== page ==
Al Hershberger does. That first bridge is what brought him to Soldotna.

The issue of annexation nearly gave Brent Hibbert a challenger for his seat on the borough assembly. On this week's Kenai Conversation, we'll talk about that issue and many more as they relate to Hibbert's run for a full three year term on the assembly.


 

The race for the borough assembly seat in district one, representing the K-Beach area and parts of Kenai and Soldotna, remains uncontested. Brent Hibbert is seeking reelection for a full three year term. He made his way to the assembly in 2016 when Gary Knopp was elected to the House of Representatives. The longtime owner of Alaska Cab Company spoke with KDLL’s Shaylon Cochran this week about his first partial term and what he would like to get done in the next three years.

 

 


Shel Silverstein delights with a selection of poems: “The Googies Are Coming,” read by Anya Hondel, “Hug of War,” read by Skylar Lyon, “Zebra Questions,” read by Mandy Samuels, and “Help,” read by Anya Hondel. After that, it’s “Have I got dogs,” by William Cole, read by Mary Whybark.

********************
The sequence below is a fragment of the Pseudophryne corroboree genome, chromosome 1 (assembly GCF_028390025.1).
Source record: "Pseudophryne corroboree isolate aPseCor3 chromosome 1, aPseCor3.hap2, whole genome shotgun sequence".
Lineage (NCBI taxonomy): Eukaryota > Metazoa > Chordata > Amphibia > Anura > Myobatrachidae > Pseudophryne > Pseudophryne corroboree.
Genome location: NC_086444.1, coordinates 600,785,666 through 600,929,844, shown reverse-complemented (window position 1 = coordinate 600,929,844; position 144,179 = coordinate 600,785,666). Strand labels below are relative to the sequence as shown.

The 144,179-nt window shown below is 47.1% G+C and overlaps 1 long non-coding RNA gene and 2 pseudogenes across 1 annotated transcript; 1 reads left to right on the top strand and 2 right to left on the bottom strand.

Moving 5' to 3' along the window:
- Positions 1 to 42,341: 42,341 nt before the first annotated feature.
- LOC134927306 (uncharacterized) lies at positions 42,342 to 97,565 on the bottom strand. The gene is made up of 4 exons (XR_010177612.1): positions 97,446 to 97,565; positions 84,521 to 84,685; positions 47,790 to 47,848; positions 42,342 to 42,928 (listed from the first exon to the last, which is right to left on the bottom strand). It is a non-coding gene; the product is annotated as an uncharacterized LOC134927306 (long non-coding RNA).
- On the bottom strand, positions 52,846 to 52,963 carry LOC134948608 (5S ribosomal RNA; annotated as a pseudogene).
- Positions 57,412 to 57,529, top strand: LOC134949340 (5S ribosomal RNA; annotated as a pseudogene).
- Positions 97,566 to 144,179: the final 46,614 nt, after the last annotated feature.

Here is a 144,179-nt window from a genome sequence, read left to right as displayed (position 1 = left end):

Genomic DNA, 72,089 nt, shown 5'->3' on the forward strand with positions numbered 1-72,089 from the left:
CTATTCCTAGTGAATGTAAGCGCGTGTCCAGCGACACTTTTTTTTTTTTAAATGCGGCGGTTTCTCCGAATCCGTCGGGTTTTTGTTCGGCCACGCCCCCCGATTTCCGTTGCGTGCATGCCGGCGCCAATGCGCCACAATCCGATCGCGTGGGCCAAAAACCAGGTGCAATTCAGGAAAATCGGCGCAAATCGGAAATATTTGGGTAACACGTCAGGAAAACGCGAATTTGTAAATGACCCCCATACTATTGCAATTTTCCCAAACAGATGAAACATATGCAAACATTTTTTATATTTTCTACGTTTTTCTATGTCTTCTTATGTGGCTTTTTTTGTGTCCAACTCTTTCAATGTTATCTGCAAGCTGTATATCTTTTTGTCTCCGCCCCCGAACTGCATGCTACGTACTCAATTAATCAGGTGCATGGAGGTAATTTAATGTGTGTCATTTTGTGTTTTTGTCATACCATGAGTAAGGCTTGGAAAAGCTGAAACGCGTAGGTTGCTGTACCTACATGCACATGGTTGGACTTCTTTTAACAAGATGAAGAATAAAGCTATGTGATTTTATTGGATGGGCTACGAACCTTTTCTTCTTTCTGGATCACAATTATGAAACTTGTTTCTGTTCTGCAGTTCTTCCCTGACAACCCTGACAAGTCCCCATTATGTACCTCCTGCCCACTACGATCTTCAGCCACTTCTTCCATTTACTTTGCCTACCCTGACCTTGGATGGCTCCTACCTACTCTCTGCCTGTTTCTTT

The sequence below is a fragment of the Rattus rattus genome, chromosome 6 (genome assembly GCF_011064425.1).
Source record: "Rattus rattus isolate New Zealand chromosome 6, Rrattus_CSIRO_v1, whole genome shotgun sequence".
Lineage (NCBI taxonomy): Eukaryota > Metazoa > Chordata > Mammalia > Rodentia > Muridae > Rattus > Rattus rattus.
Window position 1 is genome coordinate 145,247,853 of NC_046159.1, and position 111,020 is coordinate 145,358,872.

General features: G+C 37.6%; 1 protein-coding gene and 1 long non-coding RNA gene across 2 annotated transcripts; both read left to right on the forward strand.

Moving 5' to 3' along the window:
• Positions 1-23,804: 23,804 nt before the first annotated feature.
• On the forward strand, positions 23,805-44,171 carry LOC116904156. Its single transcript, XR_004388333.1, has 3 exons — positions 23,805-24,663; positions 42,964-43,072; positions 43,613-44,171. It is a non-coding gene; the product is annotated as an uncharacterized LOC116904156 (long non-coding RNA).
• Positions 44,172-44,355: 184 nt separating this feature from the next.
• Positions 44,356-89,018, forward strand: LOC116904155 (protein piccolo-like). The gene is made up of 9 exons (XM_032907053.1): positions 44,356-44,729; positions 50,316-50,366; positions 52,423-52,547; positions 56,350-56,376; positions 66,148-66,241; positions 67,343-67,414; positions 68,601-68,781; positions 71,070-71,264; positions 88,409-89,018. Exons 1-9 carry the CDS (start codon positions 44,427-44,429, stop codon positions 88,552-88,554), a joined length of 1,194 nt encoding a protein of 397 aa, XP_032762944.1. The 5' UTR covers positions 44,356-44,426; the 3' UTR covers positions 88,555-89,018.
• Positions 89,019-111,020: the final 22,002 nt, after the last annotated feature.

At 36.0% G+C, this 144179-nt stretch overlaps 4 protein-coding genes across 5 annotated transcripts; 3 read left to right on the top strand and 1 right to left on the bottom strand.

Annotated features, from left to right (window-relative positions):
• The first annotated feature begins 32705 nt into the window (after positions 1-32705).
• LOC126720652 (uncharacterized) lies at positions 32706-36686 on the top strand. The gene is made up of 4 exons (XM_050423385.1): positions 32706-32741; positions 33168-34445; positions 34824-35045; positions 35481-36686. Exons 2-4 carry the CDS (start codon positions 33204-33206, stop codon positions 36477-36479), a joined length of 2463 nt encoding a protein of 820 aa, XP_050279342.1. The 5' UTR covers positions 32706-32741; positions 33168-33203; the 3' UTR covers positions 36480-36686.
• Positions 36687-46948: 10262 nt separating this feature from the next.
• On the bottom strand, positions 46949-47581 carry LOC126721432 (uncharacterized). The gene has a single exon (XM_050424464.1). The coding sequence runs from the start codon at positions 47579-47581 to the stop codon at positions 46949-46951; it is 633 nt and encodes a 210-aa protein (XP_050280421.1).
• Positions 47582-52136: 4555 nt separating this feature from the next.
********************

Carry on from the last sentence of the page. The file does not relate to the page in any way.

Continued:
Courtesy Soldotna Chamber of Commerce

Alaska seniors and their families, caregivers and service providers have a chance today to let the state know about issues affecting older Alaskans.

The Alaska Commission on Aging is holding a rural outreach meeting in Nome, but along with that, there’s a listening session held by teleconference from 10 a.m. to 1:15 pm today to hear from all over the state.

On the Kenai Peninsula, the Soldotna Senior Center is set up as a teleconference site.

“We’ve got a teleconference set up that we’ll hook up in our game room and anybody that wishes to listen in or speak should be able to through that teleconference line. Topics possible to be discussed are along-t support services, senior housing, elder protection, financial security, healthy aging and identifying community strengths and challenges,” said John Walker, director of the senior center.

Shaylon Cochran/KDLL

 

Next month, borough voters will be asked to settle three ballot questions. One asks for approval for a new school in Kachemak-Selo, that will cost about $5 million. The state will fund the remaining two-thirds of the project if voters give the ok. The other two deal with the boundaries between the Central and Southern Peninsula Hospital Service Areas.